“My grandfather used to say he was a Turk from Greece but spoke Spagnol,” Sarah says. “He was a proud Sephardic man.” Like so many across the United States, Sarah Aroeste grew up learning about her heritage from family members, like her grandfather—the history, traditions, the food, the music.
Sarah, her grandfather, her whole family are Sephardim or Sephardic Jews. It is believed that Jews lived in Spain all the way back to 930 BC. They did so until the 13th century when the Spanish Inquisition began. They were tortured and killed alongside Christians accused of heresy. In 1492, while Columbus landed in the New World, King Ferdinand and Queen Isabella expelled all Jews from Spain. The Sephardim are descendants of the Jews who fled Spain. They traveled east, across the Mediterranean and Balkan regions, all parts of the Ottoman Empire at the time. The Sephardim picked up pieces of all these cultures on their travels, transforming their prayers, food, and dress.
“We are both traditional and liberal,” Sarah explains. “Traditional in that we hold onto Jewish laws and customs, but liberal in that we are a tapestry of society. We have proverbs and folktales that have a ribbed, self-deprecating sense of humor and make fun of social norms. We are sensual and a very female nurtured culture.”
And out of this new mish-mosh of culture, Ladino was born. The Spanish language they carried from their homeland blended with the rhythm and flow of their Arabic speaking neighbors. “Ladino is a completely unique language,” Sarah says, “that defines this group of Jews.” Sephardic Jews settled all over Europe and North Africa, but this language unites them. In modern times, it is mostly spoken in Turkey, Bulgaria, Israel, and Greece. It was in Greece where Sarah’s ancestors began new lives and where her grandfather grew up. Born in Monastir, known today as Bitola in North Macedonia, he also had close family and friends in Salonica, today within the borders of Greece. Salonica was the major center for the thriving Sephardic community in Greece. Until the Holocaust.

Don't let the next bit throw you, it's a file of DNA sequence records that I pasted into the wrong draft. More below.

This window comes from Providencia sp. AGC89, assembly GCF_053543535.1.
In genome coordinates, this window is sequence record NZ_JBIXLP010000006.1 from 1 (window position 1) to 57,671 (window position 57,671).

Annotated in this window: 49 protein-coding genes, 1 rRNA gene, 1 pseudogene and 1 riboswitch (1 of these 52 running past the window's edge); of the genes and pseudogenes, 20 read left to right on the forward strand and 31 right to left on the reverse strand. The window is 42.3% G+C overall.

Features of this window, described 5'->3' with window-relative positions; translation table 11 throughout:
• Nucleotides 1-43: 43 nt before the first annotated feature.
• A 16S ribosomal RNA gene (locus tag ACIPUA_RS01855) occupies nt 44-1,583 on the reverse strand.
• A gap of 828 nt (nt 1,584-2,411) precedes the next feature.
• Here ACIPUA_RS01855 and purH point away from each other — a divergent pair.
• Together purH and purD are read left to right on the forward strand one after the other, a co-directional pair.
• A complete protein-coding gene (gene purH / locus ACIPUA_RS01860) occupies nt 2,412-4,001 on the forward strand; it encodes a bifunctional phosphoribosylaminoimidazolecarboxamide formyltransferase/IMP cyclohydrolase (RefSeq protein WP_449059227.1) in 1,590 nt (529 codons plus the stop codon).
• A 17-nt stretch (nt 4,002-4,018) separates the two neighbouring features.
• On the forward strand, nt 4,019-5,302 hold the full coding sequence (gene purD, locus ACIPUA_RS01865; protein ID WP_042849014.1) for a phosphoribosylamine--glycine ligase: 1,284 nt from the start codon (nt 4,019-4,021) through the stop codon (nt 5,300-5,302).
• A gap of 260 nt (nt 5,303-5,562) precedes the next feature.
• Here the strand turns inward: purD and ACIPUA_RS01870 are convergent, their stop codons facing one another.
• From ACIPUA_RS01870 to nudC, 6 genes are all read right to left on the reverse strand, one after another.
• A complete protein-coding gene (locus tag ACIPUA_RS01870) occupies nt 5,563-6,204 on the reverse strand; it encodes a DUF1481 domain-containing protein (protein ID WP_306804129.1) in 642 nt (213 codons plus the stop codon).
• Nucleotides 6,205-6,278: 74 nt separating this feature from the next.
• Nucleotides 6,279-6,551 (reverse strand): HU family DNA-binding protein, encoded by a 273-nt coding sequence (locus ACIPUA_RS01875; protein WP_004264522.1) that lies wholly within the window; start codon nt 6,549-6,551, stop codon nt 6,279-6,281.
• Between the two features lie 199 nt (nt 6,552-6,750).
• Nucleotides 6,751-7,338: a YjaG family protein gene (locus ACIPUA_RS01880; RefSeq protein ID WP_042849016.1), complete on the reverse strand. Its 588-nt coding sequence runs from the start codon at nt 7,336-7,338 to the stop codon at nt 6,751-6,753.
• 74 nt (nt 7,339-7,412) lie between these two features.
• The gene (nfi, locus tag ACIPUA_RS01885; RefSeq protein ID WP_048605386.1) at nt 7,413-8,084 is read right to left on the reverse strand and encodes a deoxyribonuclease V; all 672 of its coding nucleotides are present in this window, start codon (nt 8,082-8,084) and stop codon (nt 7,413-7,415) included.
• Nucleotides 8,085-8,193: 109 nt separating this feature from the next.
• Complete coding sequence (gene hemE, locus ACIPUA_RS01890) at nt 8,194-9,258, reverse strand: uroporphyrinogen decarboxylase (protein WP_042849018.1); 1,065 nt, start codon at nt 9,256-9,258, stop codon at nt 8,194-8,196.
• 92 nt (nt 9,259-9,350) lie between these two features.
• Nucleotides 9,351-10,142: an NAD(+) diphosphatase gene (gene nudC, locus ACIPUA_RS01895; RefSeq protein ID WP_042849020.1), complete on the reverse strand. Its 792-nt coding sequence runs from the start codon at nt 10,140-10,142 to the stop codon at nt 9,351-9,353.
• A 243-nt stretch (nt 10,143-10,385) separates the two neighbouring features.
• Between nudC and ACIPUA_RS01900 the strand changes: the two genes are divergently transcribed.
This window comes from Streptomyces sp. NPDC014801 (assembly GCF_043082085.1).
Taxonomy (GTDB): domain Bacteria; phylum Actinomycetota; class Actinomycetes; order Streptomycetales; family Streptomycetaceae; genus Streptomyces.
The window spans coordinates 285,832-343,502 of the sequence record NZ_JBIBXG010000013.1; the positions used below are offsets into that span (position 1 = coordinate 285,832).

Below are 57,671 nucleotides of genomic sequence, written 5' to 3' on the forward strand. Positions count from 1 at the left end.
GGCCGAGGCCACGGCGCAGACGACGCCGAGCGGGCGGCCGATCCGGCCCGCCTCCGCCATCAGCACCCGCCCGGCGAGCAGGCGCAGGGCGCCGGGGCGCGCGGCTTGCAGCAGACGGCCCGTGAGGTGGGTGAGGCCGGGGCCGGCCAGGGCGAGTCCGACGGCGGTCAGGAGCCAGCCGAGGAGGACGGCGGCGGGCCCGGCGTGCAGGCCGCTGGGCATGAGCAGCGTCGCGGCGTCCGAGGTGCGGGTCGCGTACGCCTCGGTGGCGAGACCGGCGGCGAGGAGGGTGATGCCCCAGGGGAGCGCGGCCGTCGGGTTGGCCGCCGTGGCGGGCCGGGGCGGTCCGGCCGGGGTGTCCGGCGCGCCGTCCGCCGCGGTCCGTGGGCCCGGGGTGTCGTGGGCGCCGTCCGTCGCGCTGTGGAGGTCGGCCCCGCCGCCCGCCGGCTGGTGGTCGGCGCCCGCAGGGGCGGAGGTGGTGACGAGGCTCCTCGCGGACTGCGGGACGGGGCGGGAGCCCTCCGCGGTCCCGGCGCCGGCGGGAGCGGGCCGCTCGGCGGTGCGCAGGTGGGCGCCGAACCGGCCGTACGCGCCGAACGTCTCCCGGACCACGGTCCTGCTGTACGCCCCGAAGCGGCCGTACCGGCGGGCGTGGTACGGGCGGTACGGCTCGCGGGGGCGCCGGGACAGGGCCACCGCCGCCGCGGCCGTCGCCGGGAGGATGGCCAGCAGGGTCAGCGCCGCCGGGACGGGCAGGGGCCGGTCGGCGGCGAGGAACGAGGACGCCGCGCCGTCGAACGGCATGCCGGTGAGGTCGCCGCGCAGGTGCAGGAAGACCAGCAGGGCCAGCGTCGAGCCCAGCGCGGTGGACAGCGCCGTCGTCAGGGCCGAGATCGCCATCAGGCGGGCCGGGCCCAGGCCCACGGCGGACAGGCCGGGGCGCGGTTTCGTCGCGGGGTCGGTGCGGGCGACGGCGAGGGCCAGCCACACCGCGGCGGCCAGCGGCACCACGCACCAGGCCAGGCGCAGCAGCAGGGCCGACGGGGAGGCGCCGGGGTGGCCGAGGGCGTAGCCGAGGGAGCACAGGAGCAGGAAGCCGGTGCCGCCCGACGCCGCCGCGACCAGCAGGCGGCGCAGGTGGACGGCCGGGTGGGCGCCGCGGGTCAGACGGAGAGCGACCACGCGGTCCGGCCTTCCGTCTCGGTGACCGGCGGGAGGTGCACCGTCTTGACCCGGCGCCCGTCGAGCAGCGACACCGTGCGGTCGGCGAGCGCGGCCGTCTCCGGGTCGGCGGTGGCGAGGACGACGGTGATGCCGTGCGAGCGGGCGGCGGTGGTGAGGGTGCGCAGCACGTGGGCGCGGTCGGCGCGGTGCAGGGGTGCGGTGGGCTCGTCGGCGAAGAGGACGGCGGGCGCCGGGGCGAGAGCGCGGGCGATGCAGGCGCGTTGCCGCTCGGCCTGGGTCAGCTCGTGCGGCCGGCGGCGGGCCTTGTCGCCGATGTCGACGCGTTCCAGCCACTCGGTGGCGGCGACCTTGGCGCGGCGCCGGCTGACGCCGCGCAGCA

“Up until the holocaust, Ladino was the dominant Jewish language of the Mediterranean,” Sarah says, “But people today have never heard of it.” 81% of Jews in Greece were murdered during World War II. The once-thriving community in Greece was nearly wiped out of history permanently.
Since then, there has been a growing effort to preserve Ladino and the Sephardim’s culture. Scholars in several universities have established Ladino programs. Singers, composers, and playwrights around the world perform traditional Sephardic music in Ladino and create new songs to carry on the tradition. Sarah is one of them. After being introduced to the Ladino music scene by her mentor Nico Castel, she began by incorporating Ladino into her performance repertoire. “Audiences would say it was their favorite part,” she says. “I sang it more passionately because I felt it more passionately. Over a couple of years, I kept coming back to it, so I realized that I needed to do it full-time.”
To be continued in “Ladino: A Language Resurrected.”